7. Attracting visitors to your stand – Don’t pounce on anyone. Some visitors will know exactly what they are looking for, and if you don’t frighten them away, they will tell you in their own good time. This is where hiring promotional staff can really pay off as they do this day in and day out and once they have had their briefing from you they can do their thing. If you don’t have the budget for extra help then just engage with people, eye contact, a nice smile and of course open-ended questions. The conversation starter doesn’t need to be about your product it can be something as simple as a remark on their outfit, a comment about the weather (us Brits love talking about the weather!) Now we all know everyone is a little bit mercenary when it comes to giveaways, some companies have huge budgets and amazing footfalls to their stand due to what they are giving away. That’s great, but other than the item itself, is that visitor really walking away with any knowledge about the value of your offering and be likely to return as a customer. There is no getting away from it, you need to give something away with a branding message, but give some thought about what it is. If you intend to visit a number of shows in any given period then buy in bulk for all of those shows meaning you get better quality from a good price point.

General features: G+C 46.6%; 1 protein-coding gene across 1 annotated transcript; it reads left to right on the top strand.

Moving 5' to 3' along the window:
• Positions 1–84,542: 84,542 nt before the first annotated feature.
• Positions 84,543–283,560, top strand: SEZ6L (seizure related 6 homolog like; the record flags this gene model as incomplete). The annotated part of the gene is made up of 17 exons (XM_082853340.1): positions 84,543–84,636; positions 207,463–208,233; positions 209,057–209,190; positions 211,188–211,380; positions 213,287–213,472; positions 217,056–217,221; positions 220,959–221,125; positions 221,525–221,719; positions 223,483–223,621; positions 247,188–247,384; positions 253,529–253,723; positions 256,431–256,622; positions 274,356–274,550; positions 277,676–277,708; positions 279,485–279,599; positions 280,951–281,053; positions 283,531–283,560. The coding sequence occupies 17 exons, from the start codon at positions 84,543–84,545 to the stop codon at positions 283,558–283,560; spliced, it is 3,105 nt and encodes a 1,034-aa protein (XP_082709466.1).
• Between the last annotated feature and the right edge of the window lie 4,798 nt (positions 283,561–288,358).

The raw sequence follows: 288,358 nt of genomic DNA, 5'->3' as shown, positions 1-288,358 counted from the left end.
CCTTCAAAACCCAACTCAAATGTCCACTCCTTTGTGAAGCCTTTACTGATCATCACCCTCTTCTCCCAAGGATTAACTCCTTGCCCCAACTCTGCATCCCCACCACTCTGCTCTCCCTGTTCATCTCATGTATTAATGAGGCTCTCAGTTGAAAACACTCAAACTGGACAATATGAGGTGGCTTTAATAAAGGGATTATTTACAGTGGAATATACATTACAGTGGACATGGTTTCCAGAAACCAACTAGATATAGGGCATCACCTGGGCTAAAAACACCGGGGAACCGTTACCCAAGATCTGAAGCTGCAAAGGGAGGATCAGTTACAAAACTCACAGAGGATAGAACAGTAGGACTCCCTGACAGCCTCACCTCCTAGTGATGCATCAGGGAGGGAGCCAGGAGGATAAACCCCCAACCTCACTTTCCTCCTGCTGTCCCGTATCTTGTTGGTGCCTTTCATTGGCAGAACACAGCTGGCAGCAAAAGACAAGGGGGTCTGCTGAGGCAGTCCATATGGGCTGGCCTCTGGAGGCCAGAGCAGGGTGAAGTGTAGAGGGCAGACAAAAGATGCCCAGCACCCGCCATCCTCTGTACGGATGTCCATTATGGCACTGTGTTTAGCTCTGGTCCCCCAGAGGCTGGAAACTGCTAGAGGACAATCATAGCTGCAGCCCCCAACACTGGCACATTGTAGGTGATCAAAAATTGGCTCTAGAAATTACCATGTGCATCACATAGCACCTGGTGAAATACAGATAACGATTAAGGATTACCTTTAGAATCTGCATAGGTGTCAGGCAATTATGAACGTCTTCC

8. Don’t judge a book by its cover - Some visitors maybe time-wasters, but how can you be sure – you can’t. You can’t know this until you engage with them and you most certainly can’t always judge by first appearances! Moreover, even if they may not be buying for themselves, they may be buying for someone else. So however tired you are, however unengaged they may appear to be, remember to interact with them as though they were the first visitor to the stand all those hours ago.

9. Collecting information - If you have the opportunity of investing in a badge scanner – DO IT! They are great inventions and for the sake of a quick scan that’s half the battle won and gives you some really measurable ROI. Practise using it so you are not left in the embarrassing situation of pulling on their clothing trying to capture the bar code. However my biggest piece of advice is USE IT. So many times I have seen people pay the money to hire the scanner and then leave it on a table whilst they talk to a group of people. Also set yourself your own SLA so give yourself a date after the show that you intend to get back to everyone and with what information. There is nothing worse than being contacted a month after you attended a show. The message is not a positive one if you were waiting for that information.

10. Be sure of the show - Calculate the cost of your attendance at an exhibition or trade show, and keep a track on its pay-back for you. Don’t go ‘because you always go’. Don’t go because you were told there was a spare place at the last minute — go because it was worth your investment!

I’d be happy to help you organise your successful attendance at your next exhibition, just give us a call.